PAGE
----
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The Diggers of 1649, the Runnymede Eco-Village of 2012
Fri, 08/24/2012 - 15:32
In the latest issue of Stir to Action, John Gurney, an historian of the Diggers of the 17th century, has some fascinating perspectives on the Runnymede Eco-Village, a squatters encampment that began in June near the site where the Magna Carta was signed by King John. In his essay, “The Diggers, the Land and Direct Activism,” Gurney reflects on the parallels between today’s encampment and a similar one that occurred in April 1649:
"It was in April 1649 that the Diggers, inspired by the writings of Gerrard Winstanley, occupied waste land on St George’s Hill in Surrey, and sowed the ground with parsnips, carrots and beans. For Winstanley, the earth had been corrupted by covetousness and the rise of privatge property, and the time was ripe for it tobecome once more a ‘common treasury for all’. Change was to be brought about by the poor working the land in common and refusing to work for hire. The common people had ‘by their labours … lifted up their landlords and others to rule in tyranny and oppression over them’, and, Winstanley insisted, ‘so long as such are rulers as calls the land theirs … the common people shall never have their liberty; nor the land ever freed from troubles, oppressions and complainings’. The earth was made ‘to preserve all her children’, and not to ‘preserve a few covetous, proud men to live at ease, and for them to bag and barn up the treasures of the earth from others, that they might beg or starve in a fruitful land’ – everyone should be able to ‘live upon the increase of the earth comfortably’. Soon all people – rich as well as poor – would, Winstanley hoped, be persuaded to throw in their lot with the Diggers and work to create a new, and better society. To Winstanley, agency was key, for ‘action is the life of all and if thou dost not act, thou dost nothing’.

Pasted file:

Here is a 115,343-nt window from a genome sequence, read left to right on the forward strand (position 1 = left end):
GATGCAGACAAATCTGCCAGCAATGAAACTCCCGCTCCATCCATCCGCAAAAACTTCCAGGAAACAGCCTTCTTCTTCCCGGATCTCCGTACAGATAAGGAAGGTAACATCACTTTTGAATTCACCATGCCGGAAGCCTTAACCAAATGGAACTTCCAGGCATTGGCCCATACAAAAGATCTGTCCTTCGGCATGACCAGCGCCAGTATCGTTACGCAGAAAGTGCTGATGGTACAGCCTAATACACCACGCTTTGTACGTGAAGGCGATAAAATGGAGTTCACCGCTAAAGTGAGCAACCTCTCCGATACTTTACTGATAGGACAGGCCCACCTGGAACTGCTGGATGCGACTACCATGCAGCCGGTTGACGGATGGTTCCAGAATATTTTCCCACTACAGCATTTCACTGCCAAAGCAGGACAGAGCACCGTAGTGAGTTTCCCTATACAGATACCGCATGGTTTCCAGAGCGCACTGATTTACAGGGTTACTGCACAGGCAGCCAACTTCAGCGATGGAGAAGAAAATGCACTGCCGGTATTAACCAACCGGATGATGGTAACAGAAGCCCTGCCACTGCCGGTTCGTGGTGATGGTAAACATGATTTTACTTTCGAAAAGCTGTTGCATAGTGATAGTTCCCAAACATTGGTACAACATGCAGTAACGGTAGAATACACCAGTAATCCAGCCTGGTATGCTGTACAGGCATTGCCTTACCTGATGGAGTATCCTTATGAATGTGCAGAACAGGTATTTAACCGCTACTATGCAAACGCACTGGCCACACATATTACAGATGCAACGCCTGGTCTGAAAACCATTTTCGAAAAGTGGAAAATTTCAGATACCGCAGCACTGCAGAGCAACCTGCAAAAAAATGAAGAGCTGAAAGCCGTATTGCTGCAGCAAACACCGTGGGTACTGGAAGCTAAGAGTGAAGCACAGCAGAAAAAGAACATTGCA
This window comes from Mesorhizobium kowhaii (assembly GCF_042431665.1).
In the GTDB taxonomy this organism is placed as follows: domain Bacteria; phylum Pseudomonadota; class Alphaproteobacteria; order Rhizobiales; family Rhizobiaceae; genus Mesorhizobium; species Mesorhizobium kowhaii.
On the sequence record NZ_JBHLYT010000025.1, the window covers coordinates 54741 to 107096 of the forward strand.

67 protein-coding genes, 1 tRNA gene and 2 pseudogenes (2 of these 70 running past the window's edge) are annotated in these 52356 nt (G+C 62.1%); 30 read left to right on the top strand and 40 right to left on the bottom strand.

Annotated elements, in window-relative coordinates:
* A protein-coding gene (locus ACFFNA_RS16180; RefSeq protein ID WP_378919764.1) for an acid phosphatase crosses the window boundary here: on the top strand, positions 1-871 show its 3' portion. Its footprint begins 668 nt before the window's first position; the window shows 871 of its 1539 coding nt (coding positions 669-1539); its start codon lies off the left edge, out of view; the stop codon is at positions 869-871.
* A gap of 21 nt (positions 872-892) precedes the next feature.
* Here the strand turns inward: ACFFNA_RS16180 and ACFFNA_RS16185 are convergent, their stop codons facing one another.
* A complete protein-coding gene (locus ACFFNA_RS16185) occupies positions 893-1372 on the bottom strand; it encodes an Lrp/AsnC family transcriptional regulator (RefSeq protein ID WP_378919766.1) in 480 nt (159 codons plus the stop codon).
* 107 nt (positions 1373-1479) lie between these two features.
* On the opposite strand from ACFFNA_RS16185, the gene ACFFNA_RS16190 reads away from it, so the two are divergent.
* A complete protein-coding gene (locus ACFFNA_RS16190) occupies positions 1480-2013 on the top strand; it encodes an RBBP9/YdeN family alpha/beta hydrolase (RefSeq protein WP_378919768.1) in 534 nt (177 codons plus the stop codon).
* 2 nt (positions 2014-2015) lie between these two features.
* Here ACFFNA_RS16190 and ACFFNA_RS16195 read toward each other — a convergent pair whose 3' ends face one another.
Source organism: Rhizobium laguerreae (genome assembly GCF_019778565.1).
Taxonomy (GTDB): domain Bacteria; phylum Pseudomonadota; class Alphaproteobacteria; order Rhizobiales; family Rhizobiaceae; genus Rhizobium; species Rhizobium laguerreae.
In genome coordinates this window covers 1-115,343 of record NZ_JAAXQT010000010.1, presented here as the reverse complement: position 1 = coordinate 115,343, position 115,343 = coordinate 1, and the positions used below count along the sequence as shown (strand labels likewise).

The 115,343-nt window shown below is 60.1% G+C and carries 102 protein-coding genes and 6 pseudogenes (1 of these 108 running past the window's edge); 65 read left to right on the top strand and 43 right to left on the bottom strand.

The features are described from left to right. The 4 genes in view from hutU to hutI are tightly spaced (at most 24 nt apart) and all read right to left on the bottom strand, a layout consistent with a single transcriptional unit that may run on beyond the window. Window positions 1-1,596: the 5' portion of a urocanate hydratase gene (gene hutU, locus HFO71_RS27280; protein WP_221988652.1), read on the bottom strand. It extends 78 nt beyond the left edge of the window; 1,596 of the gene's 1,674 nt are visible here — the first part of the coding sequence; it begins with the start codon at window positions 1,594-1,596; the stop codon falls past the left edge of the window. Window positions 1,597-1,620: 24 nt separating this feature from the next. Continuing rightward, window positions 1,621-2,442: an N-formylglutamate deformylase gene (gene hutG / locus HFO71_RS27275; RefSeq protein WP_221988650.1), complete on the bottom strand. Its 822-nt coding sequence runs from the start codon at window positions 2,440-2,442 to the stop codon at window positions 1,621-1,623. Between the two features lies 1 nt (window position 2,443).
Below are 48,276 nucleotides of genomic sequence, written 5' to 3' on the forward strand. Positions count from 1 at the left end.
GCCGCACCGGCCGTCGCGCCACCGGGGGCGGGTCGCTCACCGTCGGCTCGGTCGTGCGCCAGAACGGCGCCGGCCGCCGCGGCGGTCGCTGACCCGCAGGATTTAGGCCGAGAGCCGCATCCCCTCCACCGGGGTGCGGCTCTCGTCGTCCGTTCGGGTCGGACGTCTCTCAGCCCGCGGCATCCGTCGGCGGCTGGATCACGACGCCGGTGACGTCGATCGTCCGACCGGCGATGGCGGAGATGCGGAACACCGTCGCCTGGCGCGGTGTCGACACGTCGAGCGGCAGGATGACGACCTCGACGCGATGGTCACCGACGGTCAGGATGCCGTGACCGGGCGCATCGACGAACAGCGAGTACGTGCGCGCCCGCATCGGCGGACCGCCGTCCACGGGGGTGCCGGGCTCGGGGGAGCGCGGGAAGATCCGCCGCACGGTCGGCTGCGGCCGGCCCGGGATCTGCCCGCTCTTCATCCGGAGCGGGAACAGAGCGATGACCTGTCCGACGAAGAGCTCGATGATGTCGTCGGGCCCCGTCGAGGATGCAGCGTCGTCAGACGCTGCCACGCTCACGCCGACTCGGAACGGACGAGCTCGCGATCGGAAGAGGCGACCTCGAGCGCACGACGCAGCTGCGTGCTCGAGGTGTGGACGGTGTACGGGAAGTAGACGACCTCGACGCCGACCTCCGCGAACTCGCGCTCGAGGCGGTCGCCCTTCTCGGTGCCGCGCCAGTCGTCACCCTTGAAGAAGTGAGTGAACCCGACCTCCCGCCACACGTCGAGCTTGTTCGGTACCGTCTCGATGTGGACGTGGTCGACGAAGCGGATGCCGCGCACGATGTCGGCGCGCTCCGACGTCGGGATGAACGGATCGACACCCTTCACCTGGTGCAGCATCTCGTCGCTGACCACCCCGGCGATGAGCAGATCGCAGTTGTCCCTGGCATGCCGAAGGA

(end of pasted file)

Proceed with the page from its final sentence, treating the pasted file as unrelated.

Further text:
….Digging lasted for just over a year from April 1649. The Surrey Diggers abandoned their St George’s Hill colony in the summer of 1649, after having succumbed to frequent assaults and legal actions, and by late August they had relocated to the neighbouring parish of Cobham. Here they remained until 19 April 1650, when local landowners brought hired men to destroy their houses and burn the contents and building materials. New Digger colonies had, however, sprung up elsewhere, inspired by the Surrey Diggers’ example and by Winstanley’s extraordinarily rich body of writings.
Gurney traces the history of land activism in England inspired by the Diggers, including the "The Land Is Ours" movement in the 1990s. The Runnymede Diggers have adopted the sloan, "To make the waste land grow," which seems like a nice riposte to John Locke and his claims that private property rights were the primary tool for encouraging the development of "waste lands." Not necessary so. In Spain today, hundreds of jobless farmworkers are taking over vast tracts of land that their wealthy owners are leaving uncultivated, thanks to government subsidies and absentee owners, as the New York Times reports.